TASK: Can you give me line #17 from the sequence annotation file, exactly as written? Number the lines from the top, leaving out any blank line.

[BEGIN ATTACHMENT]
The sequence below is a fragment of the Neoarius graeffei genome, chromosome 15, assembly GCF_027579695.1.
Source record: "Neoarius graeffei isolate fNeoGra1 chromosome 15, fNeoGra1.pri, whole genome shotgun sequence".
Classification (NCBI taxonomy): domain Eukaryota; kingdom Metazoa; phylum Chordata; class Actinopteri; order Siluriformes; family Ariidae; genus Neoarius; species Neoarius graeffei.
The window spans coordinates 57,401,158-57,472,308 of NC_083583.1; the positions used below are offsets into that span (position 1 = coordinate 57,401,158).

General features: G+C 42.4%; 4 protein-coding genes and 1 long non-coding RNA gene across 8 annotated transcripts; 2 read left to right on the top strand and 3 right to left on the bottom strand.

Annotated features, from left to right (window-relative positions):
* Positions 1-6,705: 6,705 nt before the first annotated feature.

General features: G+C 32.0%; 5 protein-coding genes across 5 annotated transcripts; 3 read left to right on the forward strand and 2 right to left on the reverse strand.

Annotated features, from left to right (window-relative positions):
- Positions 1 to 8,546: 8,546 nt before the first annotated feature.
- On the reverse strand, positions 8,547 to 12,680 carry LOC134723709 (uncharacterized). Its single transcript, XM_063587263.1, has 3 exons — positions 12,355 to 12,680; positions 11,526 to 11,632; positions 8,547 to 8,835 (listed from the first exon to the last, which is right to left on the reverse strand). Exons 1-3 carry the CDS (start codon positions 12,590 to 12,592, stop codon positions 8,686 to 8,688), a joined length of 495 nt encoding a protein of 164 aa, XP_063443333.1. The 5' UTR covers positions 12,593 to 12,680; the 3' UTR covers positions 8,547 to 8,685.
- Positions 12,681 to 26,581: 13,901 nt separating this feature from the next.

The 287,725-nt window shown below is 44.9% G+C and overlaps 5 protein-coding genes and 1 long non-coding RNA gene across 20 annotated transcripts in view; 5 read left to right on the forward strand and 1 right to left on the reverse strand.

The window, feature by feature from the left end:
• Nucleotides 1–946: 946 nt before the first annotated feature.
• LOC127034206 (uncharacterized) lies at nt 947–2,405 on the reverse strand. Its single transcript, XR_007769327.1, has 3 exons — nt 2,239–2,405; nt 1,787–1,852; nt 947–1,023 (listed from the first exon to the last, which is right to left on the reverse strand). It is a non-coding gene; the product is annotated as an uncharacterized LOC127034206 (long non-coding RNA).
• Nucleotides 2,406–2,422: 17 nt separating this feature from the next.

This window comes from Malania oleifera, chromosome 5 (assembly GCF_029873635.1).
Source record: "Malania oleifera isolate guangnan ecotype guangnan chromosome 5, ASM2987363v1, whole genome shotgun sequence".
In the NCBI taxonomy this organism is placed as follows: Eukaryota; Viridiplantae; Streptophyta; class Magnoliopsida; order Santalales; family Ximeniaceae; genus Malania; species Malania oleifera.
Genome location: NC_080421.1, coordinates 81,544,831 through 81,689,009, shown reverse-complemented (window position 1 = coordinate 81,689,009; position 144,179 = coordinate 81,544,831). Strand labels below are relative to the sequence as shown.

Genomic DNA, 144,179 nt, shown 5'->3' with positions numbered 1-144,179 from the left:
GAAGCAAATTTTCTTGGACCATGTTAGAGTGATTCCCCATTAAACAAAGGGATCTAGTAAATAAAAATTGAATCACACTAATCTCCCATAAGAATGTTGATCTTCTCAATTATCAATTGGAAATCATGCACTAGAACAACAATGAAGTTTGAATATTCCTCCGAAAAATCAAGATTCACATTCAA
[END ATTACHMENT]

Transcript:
• Nucleotides 2,406–2,422: 17 nt separating this feature from the next.